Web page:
·        April 3, 2019 at the SC Johnson iMET Center in Sturtevant Wisconsin
·        April 10, 2019 at the MATC TRUAX Campus in Madison, Wisconsin
·        April 17, 2019 at the Chippewa Valley Technical College/Gateway Campus in Eau Claire, Wisconsin
·        April 18, 2019 at the Northwest Wisconsin Technical College in Green Bay, Wisconsin

More detailed information about each session and how to register can be found at: https://wisconnvalley.wi.gov/Pages/General-Info-Sessions.aspx. Companies interested in receiving information regarding bid opportunities are encouraged to sign up at https://foxconn-construction.gilbaneco.com/.

“Foxconn is delivering on its ’Wisconsin First’ commitment and it will continue to be our priority as we expand our presence around the state and further establish Wisconsin as a leader in the advanced manufacturing sector creating employment opportunities locally, while continuing to invest in the future,” said Dr. Woo. 

FRI AM Update: Midwest Growth Fund pitches in to help Hagedorn; weekly radio addresses

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FRI AM Update: New Hagedorn ad; Holder stumps for Neubauer; Supreme Court debate tonight

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FRI AM Update: Republican leaders dismiss Evers’ budget, say they’ll build own plan

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FRI AM Update: WI congressional delegation unanimously backs anti-hate resolution

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FRI AM Update: Wisconsin waiting for federal guidance after judge blocks Medicaid work requirements in two states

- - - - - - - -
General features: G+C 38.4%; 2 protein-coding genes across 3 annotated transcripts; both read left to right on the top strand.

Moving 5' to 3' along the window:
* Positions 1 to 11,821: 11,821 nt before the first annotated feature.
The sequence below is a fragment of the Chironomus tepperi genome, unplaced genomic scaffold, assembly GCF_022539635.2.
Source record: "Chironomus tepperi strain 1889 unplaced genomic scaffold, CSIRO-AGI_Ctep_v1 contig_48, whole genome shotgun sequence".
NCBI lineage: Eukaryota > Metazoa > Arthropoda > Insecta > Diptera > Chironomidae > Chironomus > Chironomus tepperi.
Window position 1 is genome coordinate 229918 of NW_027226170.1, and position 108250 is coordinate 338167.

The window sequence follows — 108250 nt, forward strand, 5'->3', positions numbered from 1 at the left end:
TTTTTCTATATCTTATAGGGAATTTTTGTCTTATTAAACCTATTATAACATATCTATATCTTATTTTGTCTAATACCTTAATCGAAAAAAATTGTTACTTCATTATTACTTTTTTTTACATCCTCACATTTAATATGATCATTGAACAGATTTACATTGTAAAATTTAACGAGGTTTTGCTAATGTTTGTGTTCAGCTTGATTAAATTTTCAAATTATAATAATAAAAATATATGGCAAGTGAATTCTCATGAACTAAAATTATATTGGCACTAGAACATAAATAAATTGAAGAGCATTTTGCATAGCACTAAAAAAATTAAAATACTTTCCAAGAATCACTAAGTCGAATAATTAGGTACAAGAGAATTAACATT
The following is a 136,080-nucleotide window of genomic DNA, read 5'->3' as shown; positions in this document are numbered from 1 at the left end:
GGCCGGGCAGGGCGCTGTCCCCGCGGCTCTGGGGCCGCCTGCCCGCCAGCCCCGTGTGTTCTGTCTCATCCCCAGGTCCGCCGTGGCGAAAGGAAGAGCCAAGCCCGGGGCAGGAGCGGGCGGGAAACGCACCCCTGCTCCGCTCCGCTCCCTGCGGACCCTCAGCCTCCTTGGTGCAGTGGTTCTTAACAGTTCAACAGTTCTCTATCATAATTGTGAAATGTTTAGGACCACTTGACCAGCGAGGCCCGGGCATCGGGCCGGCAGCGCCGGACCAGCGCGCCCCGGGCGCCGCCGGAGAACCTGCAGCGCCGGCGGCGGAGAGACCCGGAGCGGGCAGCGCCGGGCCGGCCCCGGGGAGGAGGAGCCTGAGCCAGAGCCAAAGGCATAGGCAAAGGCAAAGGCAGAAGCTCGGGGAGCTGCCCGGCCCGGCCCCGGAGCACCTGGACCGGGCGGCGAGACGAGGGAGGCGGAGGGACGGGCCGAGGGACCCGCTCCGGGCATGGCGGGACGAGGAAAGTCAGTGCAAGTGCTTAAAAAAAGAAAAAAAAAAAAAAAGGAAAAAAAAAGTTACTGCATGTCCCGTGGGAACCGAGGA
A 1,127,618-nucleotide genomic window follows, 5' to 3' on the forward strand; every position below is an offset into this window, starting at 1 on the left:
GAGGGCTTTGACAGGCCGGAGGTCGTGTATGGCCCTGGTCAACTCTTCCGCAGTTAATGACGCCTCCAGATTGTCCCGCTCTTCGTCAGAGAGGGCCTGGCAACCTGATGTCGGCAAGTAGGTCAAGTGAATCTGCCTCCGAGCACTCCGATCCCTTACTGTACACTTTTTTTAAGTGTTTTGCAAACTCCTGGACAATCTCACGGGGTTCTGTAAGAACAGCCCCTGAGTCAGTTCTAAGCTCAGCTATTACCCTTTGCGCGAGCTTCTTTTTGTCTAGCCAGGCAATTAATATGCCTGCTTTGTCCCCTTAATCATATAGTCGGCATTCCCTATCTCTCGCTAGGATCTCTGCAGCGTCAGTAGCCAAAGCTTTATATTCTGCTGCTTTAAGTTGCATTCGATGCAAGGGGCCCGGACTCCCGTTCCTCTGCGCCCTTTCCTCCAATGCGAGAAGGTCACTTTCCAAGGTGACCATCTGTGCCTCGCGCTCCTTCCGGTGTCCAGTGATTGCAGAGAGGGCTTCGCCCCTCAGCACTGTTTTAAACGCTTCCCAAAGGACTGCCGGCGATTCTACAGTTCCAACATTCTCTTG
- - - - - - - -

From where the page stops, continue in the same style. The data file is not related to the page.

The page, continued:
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FRI News Summary: Baldwin, Evers call for review of Wis. National Guard sexual misconduct policies; Holder stumps for Neubauer

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FRI News Summary: Evers proposes $2.5B capital budget

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FRI News Summary: Evers re-appoints most board members Walker selected; bill would delay Lincoln Hills closure by 6 months

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FRI News Summary: Judge blocks lame-duck laws; liberal groups focus on Wis., other key 2020 states

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FRI News Summary: Reaction to Evers’ budget plan; Walker addresses CPAC

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FRI PM Update: Evers touts budget plan in front of pro-union crowd; Political Stock Report

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FRI REPORT: Despite shared goals, gulf remains between Evers, GOP leaders over key policy areas

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FRI REPORT: Evers rescinds 82 appointments as Republicans seek emergency stay of lame-duck decision

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FRI REPORT: Evers’ budget would allow districts to rehire retired teachers

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FRI REPORT: Experts say strong cybersecurity, decentralization, paper trails bolster Wis. election security

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Genrich campaign: Genrich with commanding lead over Buckley in new PPP poll


Contact: Jered Vogeltanz, (920) 621-3084

Poll reveals a 22 point lead for Genrich

Green Bay… According to a new public opinion survey conducted after the February 19 primary in the race to be Green Bay’s next mayor, former State Representative Eric Genrich maintains a substantial 47-25 lead over his opponent, Patrick Buckley.

“These poll results demonstrate that our campaign continues to set the pace,” said Genrich.
“There’s a lot of race left, but our message continues to resonate with folks all across Green Bay.”

The opinion survey, conducted by Public Policy Polling, also showed that Genrich is viewed
favorably by 56% of the electorate. The poll consisted of 607 surveys of Green Bay residents and has a margin of error of +/- 4%. There are more details available in the poll memo attached below.